The three-span train trestle over the Animas River at 15th Street passed its biannual health inspection with flying colors Tuesday.
Its aging well, said Nathan Marshall with the Lakewood engineering firm of Martin/Martin Inc.. Regular inspections extend the life of the structure.
Martin/Martin has inspected the Durango & Silverton Narrow Gauge Railroad bridges and retaining walls in spring and fall for 30 years. There are now 30 bridges and 20 walls on the line between Durango and Silverton.
The inspectors reviewed all of them, and no serious flaws were found.
Tom Stauffer, another inspector, said, Some of them need things to be done, but theres nothing major.
Martin/Martin also does bridge inspections for another railway owned by D&SNG owner Allen Harper, the Great Smoky Mountains Railroad in North Carolina. The firm currently is designing new piers for the railroad bridge over Mineral Creek in Silverton.
The historic 15th Street bridge was not built as a single piece but installed as sections of a bridge from 1917 to 1936, Marshall said. The middle span, built in 1888, was installed in 1917; the southernmost span was relocated in 1927; and the northernmost section was put in place in 1936.
Were proud to be able to preserve the history of the line, Marshall said.
Marshall and Stauffer use several tools in their work:
b A sounding stick to tap wood beams. A high-pitched sound indicates sound wood. A low pitch tells them there is some decay.
Several crossties bore a smudge of orange paint to indicate they should be replaced soon.
b A hand drill to bore into a suspect timber and a metal rod that resembles an oil-pan dipstick to extract a sample of wood.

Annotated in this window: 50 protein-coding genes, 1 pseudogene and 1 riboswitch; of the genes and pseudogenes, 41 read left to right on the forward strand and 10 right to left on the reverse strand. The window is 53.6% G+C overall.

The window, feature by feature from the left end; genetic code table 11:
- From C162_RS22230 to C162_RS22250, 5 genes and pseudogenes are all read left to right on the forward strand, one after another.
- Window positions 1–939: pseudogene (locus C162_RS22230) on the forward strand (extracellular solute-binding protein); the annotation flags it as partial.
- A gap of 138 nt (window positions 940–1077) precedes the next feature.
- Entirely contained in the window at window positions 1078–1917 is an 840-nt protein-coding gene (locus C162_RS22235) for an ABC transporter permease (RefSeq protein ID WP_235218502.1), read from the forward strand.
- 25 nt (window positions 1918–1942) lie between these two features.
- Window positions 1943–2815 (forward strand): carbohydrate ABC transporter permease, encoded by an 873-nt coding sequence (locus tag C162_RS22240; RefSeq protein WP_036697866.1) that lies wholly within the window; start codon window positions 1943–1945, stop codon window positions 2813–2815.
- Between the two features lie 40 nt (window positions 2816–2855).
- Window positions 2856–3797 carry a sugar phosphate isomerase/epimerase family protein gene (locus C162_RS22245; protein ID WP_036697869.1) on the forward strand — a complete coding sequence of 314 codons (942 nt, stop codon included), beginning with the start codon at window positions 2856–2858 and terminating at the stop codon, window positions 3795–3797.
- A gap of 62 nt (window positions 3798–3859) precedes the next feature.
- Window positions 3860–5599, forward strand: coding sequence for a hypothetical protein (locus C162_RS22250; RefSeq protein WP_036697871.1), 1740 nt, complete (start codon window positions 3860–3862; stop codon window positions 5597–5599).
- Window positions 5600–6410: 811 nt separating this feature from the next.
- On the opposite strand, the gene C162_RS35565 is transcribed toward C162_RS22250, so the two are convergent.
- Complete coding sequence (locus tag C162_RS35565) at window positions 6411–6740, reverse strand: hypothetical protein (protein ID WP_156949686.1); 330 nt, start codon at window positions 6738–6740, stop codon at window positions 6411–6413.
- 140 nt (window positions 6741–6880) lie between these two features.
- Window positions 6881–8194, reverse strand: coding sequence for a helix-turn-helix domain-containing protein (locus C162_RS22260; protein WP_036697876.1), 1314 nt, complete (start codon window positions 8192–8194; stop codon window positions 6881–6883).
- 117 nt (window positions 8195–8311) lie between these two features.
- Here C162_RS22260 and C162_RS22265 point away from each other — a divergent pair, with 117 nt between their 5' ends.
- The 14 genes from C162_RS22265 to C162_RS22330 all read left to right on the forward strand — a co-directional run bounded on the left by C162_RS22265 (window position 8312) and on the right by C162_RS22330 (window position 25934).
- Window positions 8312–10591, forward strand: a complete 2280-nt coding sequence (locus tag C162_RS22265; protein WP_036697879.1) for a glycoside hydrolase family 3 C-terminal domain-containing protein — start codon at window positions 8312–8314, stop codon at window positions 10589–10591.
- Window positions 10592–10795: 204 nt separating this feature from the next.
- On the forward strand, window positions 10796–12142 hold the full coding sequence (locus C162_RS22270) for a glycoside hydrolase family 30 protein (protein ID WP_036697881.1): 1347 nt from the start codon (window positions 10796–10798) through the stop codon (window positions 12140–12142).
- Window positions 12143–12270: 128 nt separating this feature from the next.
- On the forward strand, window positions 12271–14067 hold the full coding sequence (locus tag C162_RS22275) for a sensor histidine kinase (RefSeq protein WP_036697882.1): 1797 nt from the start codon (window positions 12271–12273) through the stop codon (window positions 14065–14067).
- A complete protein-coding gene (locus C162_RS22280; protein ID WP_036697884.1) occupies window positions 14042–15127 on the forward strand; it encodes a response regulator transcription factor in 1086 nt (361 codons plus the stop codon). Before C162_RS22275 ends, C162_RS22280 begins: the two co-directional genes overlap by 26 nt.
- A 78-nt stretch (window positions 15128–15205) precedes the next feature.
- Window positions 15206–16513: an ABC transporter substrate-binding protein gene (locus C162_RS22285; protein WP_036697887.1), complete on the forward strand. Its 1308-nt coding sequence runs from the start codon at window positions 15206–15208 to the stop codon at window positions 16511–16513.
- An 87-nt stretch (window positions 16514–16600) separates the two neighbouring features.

b A pole with an adjustable mirror on one end to look beneath steel or wooden beams that arent readily accessible from the ground. It was used on the middle span that is immediately above the main channel of the Animas.
Stauffer and Marshall also look for loose or rusted metal, loose bolts or cracked metal, places where water can pool and intrusive vegetation,
They go beneath the bridge to inspect stone piers for wear and may recommend repointing the addition of grout in joints. They inspect riprap at the base of piers that protects against assault of river currents and debris carried during high flows.
Driftwood deposited under the southernmost span must be removed because a large accumulation creates a dam.
There are some things only the human eye can detect, such as the deflection, the give in the bottom flange when a train passes over the trestle.
When the train that departed the downtown station at 8:15 a.m. reached 15th Street, Marshall and Stauffer scrambled under the spans to watch for unusual movement of the structure. There was none.
As the 9 a.m. train crossed the spans, they clung to the outside of a truss to inspect at eye level any unusual movement in the structure.
Martin/Martin will come up with a work order of recommendations, said Evan Buchanan, the railroads superintendent of operations. We always stay ahead of the maintenance required by the Federal Railroad Administration.
The Martin/Martin recommendations have always been Class 3 (routine maintenance) or Class 2 (get to it when you can), Buchanan said. The railroad never has experienced a Class 1 repair such as a fire in June that damaged a 310-foot trestle of the Cumbres & Toltec Scenic Railroad north of Chama, N.M.
The Cumbres & Toltec line is not related to the Durango & Silverton Narrow Gauge Railroad.
Marshall, who as a 12-year-old rode the D&SNGR to Silverton, said he and Stauffer may not return for the 2011 spring inspection.
We like to rotate inspectors in order to have fresh eyes, Marshall said.